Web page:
The traumatic residential school experience impacted all Indigenous communities collectively, but the damage done to each individual is specific and none are the same. There is no way to simply create an “archetype,” so Michelle choses to sculpt five protagonists instead, and the detailed, vivid portrayal of these characters has clearly touched many readers. Michelle’s wise choice of using fiction, as opposed to non-fiction, has made this dark era of the Canadian history much more accessible to other Canadians or even international readers.

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We Need to Talk About BookTok

the song of achilles

Earlier this year I wrote about the hype machine and its influence on the book industry (and on our own subsequent reactions to the hyped books). In that post, I talked about how Instagram (“Bookstagram”), YouTube (“BookTube”), and Goodreads all contribute to the success of certain books. But, in my ignorance of the app, I neglected to pay tribute to the actual behemoth in the hype game: TikTok.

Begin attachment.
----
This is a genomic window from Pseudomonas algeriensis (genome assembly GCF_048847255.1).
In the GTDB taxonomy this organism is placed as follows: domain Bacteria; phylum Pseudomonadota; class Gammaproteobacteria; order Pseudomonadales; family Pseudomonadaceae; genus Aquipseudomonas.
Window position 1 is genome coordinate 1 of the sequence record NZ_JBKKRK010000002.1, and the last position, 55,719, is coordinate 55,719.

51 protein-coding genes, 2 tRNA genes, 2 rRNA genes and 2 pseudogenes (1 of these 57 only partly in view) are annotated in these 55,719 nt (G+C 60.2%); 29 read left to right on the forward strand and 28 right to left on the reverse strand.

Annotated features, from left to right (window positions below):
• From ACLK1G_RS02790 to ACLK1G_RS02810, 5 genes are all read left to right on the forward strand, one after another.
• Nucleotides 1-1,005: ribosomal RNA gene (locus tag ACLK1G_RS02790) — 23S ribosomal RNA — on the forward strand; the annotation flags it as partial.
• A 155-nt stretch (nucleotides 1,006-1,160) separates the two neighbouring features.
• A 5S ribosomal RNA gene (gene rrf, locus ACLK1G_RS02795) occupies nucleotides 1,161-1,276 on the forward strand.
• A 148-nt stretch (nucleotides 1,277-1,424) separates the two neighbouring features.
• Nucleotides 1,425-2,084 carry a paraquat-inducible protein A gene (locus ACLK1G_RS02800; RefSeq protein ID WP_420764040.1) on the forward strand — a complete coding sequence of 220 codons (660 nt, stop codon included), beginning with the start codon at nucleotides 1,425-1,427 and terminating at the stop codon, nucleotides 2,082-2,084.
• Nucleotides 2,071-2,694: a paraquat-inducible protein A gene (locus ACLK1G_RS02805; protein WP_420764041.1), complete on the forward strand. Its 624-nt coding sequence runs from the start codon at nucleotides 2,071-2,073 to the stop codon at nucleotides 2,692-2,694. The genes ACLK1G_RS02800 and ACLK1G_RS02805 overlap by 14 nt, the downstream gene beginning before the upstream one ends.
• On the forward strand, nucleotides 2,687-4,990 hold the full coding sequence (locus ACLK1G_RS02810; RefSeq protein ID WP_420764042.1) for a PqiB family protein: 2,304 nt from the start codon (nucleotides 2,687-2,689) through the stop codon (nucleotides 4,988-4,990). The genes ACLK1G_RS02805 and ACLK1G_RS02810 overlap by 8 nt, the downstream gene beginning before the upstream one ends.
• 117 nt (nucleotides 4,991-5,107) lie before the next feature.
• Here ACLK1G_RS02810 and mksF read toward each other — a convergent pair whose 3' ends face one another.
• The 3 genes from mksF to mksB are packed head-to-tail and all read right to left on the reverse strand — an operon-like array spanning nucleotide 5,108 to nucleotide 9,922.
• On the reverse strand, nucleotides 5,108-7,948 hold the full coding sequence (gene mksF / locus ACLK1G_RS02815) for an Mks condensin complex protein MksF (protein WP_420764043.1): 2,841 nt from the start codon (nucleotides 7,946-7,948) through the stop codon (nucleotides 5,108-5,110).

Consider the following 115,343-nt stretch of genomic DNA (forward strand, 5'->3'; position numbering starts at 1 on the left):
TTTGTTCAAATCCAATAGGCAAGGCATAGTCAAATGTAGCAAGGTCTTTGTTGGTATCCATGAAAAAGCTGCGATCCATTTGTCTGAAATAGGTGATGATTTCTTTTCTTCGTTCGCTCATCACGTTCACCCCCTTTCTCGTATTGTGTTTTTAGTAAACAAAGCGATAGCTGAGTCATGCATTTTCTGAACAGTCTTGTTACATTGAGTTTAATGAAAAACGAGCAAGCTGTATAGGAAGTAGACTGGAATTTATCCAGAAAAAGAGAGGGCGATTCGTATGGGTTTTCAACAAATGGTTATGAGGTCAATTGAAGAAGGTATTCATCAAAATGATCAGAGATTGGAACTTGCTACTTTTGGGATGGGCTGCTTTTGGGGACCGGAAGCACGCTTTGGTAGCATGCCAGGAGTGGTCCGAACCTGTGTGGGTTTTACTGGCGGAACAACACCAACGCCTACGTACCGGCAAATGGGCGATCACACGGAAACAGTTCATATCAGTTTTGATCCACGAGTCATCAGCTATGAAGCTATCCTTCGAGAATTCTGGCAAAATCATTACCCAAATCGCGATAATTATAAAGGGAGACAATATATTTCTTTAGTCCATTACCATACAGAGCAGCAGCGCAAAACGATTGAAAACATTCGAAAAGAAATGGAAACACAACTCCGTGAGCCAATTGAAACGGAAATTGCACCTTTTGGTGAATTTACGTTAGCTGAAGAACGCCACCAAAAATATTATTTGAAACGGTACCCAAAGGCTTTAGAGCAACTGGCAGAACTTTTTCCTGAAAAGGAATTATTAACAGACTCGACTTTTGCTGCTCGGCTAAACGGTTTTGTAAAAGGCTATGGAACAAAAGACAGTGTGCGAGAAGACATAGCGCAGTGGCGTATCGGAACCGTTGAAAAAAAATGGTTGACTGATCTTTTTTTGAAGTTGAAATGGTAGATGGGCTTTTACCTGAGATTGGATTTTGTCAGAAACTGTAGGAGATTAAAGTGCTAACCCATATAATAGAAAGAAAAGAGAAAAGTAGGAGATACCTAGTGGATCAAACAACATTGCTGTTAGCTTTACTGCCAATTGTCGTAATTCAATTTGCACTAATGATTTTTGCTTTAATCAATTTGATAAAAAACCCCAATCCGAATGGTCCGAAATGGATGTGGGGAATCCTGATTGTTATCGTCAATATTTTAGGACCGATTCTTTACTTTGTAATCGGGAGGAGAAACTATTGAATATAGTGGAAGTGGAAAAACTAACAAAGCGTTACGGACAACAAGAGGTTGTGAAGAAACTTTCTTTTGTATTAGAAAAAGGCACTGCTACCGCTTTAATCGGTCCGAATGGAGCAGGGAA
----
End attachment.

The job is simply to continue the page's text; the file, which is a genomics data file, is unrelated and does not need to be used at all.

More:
Confession: as an organization comprised mainly of adults, staff at the library are not as TikTok-literate as some of our younger patrons. A lot of us were scratching our heads as to why, for example, The Song of Achillesa book published in 2011—currently has a combined total of 115 holds (and our neighbour to the south, the Toronto Public Library, boasts a total of 1911 holds). I mean, it’s a great book, but why the sudden burst in popularity? The story behind this is the same for titles like We Were Liars (2014), They Both Die at the End (2017), and One of Us is Lying (2017), which all have disproportionately long waitlists for how long they’ve been out. And the story is, to put it simply, that someone cried about them on TikTok.